It’s a pity Brillat-Savarin never got to taste it; this type of cheese was created in 1890 and renamed in his honor in the 1930s. He most certainly would have appreciated a cheese named after him, though, since he says in his book that “dessert without cheese is like a beauty with only one eye."

. . . and on my cheese plate.
And you may have eaten a pastry known as a savarin, which is made in a ring cake mold and soaked in Grand Marnier or other liqueur. It’s similar to baba au rhums (rum babas) sometimes also called savarins, but which I think are better known as the rum-drenched cakes that can make you tipsy at office Christmas parties – but maybe that’s just me.

Alas, this delectable dish was also never eaten by Brillat-Savarin, since it was created in 1844 (almost 20 years after his death) by a couple of Parisian pâtissiers or pastry makers, the Julien Brothers.

The Great British Baking Show aired a segment showing the contestants challenged with making a savarin, resulting in a lot of brow-furrowing and angst as they tried to master the confection. You can find the recipe used on the popular show on the PBS website. 

I’ll end this post with one of the many amusing food-related anecdotes Brillat-Savarin recounts in his book:

"A man who was fond of wine was offered some grapes at dessert after dinner.

'Much obliged', said he, pushing the plate aside, 'I am not accustomed to taking my wine in pills'."

I’ll bet you think of that line the next time you munch on a bunch of grapes.

Also, here’s a clip from The Great British Baking Show showing the contestants struggling with their savarins and the expectations of the judges:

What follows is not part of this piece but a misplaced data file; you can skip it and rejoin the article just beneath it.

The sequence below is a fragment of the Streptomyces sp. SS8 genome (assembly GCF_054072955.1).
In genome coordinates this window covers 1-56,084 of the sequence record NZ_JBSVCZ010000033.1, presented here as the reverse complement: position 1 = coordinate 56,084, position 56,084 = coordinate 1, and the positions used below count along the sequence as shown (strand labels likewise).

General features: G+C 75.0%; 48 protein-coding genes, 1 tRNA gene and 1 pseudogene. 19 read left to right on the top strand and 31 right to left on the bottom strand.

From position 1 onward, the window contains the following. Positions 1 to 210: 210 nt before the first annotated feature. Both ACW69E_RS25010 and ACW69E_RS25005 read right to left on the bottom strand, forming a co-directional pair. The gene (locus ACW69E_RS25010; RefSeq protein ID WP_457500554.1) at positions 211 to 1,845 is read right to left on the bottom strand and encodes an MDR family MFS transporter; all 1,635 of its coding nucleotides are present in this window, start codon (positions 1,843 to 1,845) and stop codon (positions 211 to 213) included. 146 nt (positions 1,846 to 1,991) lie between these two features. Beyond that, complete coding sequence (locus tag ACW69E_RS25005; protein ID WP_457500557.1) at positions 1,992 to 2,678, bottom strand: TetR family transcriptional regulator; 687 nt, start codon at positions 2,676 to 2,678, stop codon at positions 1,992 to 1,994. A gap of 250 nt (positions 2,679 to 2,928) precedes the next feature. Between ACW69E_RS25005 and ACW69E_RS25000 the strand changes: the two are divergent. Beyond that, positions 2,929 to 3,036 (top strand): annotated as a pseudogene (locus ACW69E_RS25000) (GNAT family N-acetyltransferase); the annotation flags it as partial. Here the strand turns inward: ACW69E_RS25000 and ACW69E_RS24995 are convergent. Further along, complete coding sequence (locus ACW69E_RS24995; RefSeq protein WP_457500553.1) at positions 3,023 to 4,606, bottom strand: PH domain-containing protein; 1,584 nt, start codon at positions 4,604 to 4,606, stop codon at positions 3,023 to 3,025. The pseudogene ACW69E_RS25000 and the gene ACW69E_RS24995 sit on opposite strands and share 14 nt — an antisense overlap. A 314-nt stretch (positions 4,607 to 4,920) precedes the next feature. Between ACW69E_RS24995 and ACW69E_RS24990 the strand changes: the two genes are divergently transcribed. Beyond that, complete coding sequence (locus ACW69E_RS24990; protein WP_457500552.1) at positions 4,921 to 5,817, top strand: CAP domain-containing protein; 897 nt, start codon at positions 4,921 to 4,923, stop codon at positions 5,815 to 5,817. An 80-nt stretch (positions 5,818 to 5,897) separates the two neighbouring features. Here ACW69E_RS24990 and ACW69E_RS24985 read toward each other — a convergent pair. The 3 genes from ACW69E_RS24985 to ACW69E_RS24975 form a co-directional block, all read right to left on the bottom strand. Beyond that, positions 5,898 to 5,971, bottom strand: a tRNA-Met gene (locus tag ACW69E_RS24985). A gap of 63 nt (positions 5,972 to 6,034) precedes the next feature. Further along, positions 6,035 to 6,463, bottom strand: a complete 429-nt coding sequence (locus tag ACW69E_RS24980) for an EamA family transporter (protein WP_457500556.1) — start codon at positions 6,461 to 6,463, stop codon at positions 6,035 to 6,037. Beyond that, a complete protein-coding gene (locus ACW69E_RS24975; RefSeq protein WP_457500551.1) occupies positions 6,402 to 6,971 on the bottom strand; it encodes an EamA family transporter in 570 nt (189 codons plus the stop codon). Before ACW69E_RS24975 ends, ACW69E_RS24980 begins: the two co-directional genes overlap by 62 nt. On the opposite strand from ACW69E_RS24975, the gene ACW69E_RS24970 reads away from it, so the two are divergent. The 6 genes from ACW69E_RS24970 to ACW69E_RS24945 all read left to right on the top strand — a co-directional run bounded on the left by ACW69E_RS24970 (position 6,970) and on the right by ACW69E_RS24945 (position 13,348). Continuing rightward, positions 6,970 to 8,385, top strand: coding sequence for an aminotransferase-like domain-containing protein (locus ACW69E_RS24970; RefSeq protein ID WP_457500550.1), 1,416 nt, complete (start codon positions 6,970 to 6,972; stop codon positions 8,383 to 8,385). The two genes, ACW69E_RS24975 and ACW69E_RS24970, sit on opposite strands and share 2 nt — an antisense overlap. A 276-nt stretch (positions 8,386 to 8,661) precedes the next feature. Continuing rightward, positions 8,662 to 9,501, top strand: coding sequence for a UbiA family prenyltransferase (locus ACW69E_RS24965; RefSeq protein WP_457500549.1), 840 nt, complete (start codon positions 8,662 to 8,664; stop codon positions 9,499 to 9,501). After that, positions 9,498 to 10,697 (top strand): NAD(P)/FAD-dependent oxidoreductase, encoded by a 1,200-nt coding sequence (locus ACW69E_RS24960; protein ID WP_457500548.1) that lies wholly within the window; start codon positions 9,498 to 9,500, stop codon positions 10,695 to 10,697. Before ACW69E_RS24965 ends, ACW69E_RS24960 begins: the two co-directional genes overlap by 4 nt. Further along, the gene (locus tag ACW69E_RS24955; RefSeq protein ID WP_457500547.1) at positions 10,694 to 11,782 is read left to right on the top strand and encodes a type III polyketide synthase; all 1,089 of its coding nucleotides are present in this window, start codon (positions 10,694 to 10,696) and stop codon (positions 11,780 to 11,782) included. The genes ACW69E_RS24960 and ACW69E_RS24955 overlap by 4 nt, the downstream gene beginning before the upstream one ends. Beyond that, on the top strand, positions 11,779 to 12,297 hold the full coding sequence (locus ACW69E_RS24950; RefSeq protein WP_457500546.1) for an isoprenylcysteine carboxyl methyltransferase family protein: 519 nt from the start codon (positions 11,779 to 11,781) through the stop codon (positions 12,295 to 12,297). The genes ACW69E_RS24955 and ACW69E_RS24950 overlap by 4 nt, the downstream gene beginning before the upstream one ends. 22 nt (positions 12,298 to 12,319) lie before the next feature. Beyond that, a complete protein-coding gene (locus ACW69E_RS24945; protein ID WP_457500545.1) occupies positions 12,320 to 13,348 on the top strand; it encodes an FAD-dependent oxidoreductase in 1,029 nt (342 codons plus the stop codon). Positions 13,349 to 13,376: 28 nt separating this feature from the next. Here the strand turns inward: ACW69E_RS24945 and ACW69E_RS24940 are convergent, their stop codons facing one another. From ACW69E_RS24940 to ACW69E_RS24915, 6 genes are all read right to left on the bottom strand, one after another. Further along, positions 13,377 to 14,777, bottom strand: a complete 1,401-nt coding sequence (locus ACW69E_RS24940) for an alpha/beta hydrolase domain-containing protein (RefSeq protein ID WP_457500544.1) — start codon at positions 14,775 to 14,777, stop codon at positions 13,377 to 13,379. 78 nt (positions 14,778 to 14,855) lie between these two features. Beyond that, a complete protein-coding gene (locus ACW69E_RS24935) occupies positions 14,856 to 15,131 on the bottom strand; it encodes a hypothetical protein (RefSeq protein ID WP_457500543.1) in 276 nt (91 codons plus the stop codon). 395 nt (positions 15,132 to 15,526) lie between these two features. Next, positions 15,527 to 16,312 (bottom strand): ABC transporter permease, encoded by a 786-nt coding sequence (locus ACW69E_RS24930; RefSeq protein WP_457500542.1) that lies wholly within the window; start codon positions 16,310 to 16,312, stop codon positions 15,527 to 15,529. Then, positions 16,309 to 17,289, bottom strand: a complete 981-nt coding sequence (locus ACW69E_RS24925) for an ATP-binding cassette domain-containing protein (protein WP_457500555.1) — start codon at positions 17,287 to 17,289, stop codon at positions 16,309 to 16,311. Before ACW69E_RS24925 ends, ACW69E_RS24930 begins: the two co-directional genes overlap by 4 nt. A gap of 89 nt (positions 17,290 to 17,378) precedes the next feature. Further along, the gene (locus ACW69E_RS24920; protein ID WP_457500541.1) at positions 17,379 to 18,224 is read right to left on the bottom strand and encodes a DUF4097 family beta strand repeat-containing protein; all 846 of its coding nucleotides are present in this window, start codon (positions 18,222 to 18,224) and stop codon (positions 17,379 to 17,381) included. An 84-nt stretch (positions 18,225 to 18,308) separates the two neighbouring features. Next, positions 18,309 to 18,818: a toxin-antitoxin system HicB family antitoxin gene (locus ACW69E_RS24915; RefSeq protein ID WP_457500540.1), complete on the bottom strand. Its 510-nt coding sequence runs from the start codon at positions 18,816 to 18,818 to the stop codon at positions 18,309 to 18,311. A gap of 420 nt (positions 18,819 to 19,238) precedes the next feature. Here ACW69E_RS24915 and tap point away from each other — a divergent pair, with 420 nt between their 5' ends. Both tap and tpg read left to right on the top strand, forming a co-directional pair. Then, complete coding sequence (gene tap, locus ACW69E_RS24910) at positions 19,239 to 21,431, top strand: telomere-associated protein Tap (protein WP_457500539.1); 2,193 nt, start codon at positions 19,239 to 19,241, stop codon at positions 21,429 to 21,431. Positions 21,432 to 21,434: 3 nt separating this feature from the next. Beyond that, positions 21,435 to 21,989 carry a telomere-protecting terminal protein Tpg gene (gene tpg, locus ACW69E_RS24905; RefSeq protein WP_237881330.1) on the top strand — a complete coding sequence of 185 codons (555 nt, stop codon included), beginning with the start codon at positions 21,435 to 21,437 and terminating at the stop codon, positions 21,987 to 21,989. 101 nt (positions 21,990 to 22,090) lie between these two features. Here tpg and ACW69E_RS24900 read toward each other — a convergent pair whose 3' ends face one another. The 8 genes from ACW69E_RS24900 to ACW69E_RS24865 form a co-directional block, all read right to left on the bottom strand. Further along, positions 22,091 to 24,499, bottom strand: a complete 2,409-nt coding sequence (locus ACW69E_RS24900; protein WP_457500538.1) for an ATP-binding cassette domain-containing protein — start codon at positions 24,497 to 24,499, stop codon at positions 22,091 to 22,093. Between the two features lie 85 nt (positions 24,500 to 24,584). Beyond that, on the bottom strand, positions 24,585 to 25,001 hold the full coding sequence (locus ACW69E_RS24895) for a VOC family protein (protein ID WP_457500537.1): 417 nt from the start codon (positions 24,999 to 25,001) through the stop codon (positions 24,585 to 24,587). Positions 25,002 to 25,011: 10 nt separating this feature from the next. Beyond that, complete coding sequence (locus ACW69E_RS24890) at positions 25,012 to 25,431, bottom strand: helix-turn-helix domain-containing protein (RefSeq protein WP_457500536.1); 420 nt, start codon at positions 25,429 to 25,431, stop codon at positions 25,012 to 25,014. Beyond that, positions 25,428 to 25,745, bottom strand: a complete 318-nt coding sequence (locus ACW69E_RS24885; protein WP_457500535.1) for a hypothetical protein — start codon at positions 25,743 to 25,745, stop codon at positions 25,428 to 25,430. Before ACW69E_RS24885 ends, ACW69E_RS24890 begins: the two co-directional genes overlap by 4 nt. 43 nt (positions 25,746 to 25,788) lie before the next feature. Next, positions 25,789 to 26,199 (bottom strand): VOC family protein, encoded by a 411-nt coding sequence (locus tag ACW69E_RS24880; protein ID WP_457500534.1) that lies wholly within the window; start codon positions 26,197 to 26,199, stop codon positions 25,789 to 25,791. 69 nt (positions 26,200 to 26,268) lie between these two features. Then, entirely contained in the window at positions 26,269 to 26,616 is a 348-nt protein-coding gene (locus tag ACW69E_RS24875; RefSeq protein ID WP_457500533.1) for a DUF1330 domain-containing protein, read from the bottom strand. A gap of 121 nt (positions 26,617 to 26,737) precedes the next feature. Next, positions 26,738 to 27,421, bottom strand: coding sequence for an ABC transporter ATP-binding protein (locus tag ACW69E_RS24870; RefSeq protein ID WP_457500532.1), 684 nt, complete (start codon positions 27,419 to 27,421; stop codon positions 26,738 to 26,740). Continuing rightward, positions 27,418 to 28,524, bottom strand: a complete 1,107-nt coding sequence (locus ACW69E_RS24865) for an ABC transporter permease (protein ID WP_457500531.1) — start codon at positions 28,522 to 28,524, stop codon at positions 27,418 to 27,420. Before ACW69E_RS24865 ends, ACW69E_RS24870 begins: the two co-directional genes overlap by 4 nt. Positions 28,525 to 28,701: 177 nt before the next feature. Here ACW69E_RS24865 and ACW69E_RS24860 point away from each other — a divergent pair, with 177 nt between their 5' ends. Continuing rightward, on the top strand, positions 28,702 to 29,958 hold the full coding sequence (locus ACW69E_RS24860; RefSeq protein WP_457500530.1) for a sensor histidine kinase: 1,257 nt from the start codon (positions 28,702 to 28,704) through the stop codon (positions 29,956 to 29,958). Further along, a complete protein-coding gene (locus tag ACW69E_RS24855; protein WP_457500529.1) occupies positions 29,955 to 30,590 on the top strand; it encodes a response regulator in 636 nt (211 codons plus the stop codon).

Bon appétit!


Sources used in this post include:

  • The Physiology of Taste, or Meditations on Transcendental Gastronomy, by Jean Brillat-Savarin, Dover Publications, Inc., Mineola, New York,  2002
  • A History of Food, by Maguelonne Toussaint-Samat, translated by Anthea Bell, Wiley-Blackwell, Massachusetts, USA and Oxford, UK, 2009
  • Culinary Biographies, A Dictionary of the World’s Great Historic Chefs, Cookbook Authors and Collectors, Farmers, Gourmets, Home Economists, Nutritionists, Restaurateurs, Philosophers, Physicians, Scientists, Writers, and Others Who Influenced the Way We Eat Today, edited by Alice Arndt with Contributions by Numerous Experts, Yes Press, Inc., Houston, Texas, 2006


Images from Wikimedia Commons and Pixabay


  1. I wonder what Brillat-Savarin would say about our modern diets. Could he tell if you're a junk-food junkie just by looking at you? Or, could he size you up, given your shoots and grain diet, and figure out you've got a protein deficiency? Next time I am heating those delightful chubby green grapes, I will be thinking about how I like my wine to be drunk instead of taken as pills!

    1. I'll bet Brillat-Savarin would be appalled by modern processed foods. But he was a big fan of chocolate. He once said that those who work too hard, as well as those 'who are tormented by their families, who find life sad and love ephemeral . . . they should all eat chocolate and they will be comforted." Words to live by! :)